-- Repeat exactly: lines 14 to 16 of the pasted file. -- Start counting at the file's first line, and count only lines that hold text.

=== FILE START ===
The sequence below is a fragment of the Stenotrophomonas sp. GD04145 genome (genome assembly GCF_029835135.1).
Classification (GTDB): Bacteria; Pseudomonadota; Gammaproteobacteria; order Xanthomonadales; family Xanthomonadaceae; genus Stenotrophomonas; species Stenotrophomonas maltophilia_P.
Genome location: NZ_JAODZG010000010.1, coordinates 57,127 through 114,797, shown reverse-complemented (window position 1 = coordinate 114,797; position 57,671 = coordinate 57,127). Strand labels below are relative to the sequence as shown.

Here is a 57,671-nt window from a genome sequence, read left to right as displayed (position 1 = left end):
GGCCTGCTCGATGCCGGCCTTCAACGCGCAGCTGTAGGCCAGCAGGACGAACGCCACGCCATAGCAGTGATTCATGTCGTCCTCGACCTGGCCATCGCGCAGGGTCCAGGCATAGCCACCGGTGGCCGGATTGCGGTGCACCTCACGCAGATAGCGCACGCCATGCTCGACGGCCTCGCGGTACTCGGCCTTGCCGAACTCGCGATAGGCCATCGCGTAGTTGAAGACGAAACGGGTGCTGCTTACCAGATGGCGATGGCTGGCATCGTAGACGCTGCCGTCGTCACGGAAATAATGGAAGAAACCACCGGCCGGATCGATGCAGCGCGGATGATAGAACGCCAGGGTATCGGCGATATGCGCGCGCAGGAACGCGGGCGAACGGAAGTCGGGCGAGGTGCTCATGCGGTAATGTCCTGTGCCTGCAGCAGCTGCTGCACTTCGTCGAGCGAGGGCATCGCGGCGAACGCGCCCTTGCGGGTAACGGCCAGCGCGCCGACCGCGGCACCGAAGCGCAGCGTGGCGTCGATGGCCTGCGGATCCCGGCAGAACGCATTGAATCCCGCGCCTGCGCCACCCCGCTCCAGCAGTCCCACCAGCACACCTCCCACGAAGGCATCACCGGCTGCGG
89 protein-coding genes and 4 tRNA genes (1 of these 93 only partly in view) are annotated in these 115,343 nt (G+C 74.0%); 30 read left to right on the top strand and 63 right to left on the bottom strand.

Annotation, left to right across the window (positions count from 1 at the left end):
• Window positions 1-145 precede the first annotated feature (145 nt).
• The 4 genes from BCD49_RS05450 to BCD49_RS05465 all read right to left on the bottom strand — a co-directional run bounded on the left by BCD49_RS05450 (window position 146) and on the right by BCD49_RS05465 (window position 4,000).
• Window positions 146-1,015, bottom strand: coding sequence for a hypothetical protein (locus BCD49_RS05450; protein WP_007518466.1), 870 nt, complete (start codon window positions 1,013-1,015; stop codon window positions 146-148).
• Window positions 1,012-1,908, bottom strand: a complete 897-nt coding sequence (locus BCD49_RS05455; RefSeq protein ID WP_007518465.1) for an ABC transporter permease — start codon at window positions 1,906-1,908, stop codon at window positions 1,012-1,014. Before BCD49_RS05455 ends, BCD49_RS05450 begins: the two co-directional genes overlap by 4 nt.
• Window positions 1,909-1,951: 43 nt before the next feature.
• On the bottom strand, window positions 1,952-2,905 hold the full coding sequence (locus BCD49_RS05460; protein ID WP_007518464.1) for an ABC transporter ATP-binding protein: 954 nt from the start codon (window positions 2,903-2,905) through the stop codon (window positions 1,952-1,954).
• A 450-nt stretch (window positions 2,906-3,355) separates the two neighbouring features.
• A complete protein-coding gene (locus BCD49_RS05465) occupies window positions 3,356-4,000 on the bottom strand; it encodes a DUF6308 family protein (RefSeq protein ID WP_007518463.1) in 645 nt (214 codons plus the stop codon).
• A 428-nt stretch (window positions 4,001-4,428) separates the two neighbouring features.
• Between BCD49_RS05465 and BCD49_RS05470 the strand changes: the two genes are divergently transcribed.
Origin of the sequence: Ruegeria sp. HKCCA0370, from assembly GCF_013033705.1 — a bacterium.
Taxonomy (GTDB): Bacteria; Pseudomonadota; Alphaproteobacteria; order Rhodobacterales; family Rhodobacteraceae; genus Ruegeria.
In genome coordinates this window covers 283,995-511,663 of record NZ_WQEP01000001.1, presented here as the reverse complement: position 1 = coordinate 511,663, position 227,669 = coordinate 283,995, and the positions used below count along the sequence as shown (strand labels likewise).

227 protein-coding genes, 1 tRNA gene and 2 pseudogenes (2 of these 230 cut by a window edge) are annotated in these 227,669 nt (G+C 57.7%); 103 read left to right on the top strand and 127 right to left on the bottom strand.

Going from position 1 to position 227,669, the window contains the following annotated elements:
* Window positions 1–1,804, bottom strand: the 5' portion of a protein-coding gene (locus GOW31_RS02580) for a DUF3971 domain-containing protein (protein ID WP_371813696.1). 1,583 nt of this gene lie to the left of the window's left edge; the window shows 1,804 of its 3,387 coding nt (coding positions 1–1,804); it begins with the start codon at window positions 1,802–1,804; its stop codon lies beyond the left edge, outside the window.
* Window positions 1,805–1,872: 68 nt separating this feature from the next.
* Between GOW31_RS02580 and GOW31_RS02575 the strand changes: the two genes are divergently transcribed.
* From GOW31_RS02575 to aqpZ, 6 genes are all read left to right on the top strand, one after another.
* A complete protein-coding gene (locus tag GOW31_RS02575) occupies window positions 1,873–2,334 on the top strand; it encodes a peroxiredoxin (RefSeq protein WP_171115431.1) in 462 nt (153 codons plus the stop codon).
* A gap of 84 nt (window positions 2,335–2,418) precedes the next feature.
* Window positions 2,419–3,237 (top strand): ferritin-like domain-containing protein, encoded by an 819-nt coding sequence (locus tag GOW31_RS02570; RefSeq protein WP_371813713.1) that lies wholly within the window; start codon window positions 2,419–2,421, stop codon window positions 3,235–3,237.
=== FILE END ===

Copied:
• A 450-nt stretch (window positions 2,906-3,355) separates the two neighbouring features.
• A complete protein-coding gene (locus BCD49_RS05465) occupies window positions 3,356-4,000 on the bottom strand; it encodes a DUF6308 family protein (RefSeq protein ID WP_007518463.1) in 645 nt (214 codons plus the stop codon).
• A 428-nt stretch (window positions 4,001-4,428) separates the two neighbouring features.